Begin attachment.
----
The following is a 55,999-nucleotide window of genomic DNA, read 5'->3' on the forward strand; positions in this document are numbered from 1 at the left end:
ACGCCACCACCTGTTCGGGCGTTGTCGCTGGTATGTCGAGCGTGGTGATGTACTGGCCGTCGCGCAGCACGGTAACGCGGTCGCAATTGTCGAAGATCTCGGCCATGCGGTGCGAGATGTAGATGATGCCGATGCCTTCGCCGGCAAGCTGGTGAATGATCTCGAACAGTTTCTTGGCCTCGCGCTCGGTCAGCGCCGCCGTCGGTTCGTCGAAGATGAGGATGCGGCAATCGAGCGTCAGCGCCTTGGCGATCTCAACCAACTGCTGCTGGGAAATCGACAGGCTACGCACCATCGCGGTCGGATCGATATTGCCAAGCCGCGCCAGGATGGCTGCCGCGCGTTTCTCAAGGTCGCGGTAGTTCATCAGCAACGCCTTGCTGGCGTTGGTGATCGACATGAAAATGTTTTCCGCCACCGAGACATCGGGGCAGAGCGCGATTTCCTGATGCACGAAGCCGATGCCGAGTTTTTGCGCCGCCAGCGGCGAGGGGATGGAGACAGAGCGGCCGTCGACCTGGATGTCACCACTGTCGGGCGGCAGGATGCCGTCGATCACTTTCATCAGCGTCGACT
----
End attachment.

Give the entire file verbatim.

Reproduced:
The following is a 55,999-nucleotide window of genomic DNA, read 5'->3' on the forward strand; positions in this document are numbered from 1 at the left end:
ACGCCACCACCTGTTCGGGCGTTGTCGCTGGTATGTCGAGCGTGGTGATGTACTGGCCGTCGCGCAGCACGGTAACGCGGTCGCAATTGTCGAAGATCTCGGCCATGCGGTGCGAGATGTAGATGATGCCGATGCCTTCGCCGGCAAGCTGGTGAATGATCTCGAACAGTTTCTTGGCCTCGCGCTCGGTCAGCGCCGCCGTCGGTTCGTCGAAGATGAGGATGCGGCAATCGAGCGTCAGCGCCTTGGCGATCTCAACCAACTGCTGCTGGGAAATCGACAGGCTACGCACCATCGCGGTCGGATCGATATTGCCAAGCCGCGCCAGGATGGCTGCCGCGCGTTTCTCAAGGTCGCGGTAGTTCATCAGCAACGCCTTGCTGGCGTTGGTGATCGACATGAAAATGTTTTCCGCCACCGAGACATCGGGGCAGAGCGCGATTTCCTGATGCACGAAGCCGATGCCGAGTTTTTGCGCCGCCAGCGGCGAGGGGATGGAGACAGAGCGGCCGTCGACCTGGATGTCACCACTGTCGGGCGGCAGGATGCCGTCGATCACTTTCATCAGCGTCGACT